Human Eye May Have Sixth Sense of Magnetic Field Sensor

by Dr Sam Girgis on June 21, 2011

Humans have five known senses and these include hearing, sight, touch, smell, and taste.  In other animals, a sixth sense exists among creatures such as monarch butterflies, birds, and sea turtles.  These animals use their ability to sense the earth’s magnetic field to orient themselves during their long migrations over the earth.  Even without the light provided by the sun, these animals would still be able to migrate during the different seasons of the year by using their ability to sense the earth’s magnetic field.  Polynesian navigators and New World explorers have been able to travel uncharted seas for thousands of miles, and the ability to sense the earth’s magnetic field was once thought to be present in humans.  After years of research though, this ability was thought to be lacking in humans.  Researchers from the University of Massachusetts Medical School, lead by Dr. Steven Reppert, have provided evidence that the ability to sense magnetism may be present in humans.  The results of their research are published in today’s Nature Communications.  The researchers have previously studied the ability of the monarch butterfly to navigate and migrate using the earth’s electromagnetic field.  They have shown that the monarch butterfly uses a light sensitive protein called a cryptochrome to detect the earth’s magnetic field and use it for migration.  The research group has also showed that when the cryptochrome from laboratory Drosophila flies is knocked out, they are no longer able to sense the earth’s magnetic field.  Replacing the absent crytochrome of the Drosophila flies with one from the monarch butterfly restored the ability of the flies to sense the earth’s magnetism.  It was discovered that humans have a light sensitive protein very similar to these cryptochromes.  The researchers genetically inserted the human version of the cryptochrome protein into the Drosophila flies that were lacking it and were able to show that this restored the ability to sense magnetism.  In addition, the human cryptochrome protein is very highly expressed in the retina of the human eye.  This suggests that this protein may serve a similar function in humans… that of detecting the earth’s magnetic field.  If the ability to sense the earth’s magnetic field exists in monarch butterflies, birds, and sea turtles, why would this sense have been lost in humans?  More research needs to be done to elucidate the exact function of this protein in humans.  The researchers wrote, “Humans are widely assumed not to have a magnetic sense… Here we show using a transgenic approach, that human [cryptochrome] can function as a magnetosensor in the magnetoreception system of Drosophila and that it does so in a light-dependent manner. Thus, human [cryptochrome] has the molecular capability to function as a light-sensitive magnetosensor, and this finding may lead to a renewed interest in human magnetoreception”.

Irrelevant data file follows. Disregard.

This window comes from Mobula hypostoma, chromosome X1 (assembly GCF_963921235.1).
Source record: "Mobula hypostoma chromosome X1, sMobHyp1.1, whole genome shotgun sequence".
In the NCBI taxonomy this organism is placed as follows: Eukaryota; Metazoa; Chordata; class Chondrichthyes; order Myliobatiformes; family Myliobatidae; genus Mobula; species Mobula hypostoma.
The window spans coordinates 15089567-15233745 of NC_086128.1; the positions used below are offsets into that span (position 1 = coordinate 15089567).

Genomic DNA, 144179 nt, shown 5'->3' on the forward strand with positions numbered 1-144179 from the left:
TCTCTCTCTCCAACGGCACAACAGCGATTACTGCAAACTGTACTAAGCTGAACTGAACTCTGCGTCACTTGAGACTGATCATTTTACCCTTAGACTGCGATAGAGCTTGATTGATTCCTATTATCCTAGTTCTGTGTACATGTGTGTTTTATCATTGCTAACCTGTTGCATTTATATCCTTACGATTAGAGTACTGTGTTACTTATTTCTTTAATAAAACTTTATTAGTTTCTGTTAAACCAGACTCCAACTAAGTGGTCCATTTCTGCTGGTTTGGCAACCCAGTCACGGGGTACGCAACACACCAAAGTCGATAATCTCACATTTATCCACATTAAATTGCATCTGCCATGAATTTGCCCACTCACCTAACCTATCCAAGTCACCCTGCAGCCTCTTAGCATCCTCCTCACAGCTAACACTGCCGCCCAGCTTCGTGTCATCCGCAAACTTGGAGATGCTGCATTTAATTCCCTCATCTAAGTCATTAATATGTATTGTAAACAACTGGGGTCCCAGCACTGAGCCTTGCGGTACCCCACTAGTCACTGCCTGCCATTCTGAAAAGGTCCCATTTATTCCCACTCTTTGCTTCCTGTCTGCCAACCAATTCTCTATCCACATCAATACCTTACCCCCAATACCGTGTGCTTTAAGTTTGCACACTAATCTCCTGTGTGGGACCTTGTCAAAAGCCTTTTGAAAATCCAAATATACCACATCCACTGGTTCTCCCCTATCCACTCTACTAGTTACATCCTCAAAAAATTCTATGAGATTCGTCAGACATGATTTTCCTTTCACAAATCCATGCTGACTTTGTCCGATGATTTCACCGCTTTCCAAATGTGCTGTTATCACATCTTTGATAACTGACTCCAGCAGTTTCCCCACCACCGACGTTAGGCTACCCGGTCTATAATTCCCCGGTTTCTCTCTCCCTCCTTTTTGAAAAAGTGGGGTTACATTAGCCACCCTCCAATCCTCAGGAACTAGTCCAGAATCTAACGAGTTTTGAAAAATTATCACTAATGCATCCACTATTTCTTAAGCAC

Could it be possible that humans really do have a hidden ability to sense and control magnetism similar to that of X-Men’s Magneto?


Lauren E. Foley et al. “Human cryptochrome exhibits light-dependent magnetosensitivityNature Communications June 21, 2011

Photo Credit: Marvel Comics/ Jim Lee

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{ 2 comments… read them below or add one }

Hany S. Girgis June 22, 2011 at 1:23 pm

Cool story! As a geneticist, I would have suspected that the cryptochrome gene in humans is vestigial (like leg bones in whales) and non-functional. It is amazing that the human version is functional in the fruit fly. From an evolutionary perspective, it is like taking a engine part out of a modern BMW, sticking it a Model T Ford, and having it work!

Proteins are known to play multiple roles in a cell. Since humans do not have magnetoreception, and because the human protein is highly expressed in the retina and is functional when placed in the fruit fly, I suspect this protein serves an important function in humans that allowed it to remain preserved over millions of years of evolution. Additional functions of the cryptochrome protein have yet to be discovered. Further experimentation is needed to determine whether humans do indeed have hidden superhero powers.


Chris Bergstrom June 24, 2011 at 12:11 pm

This is so sweet.


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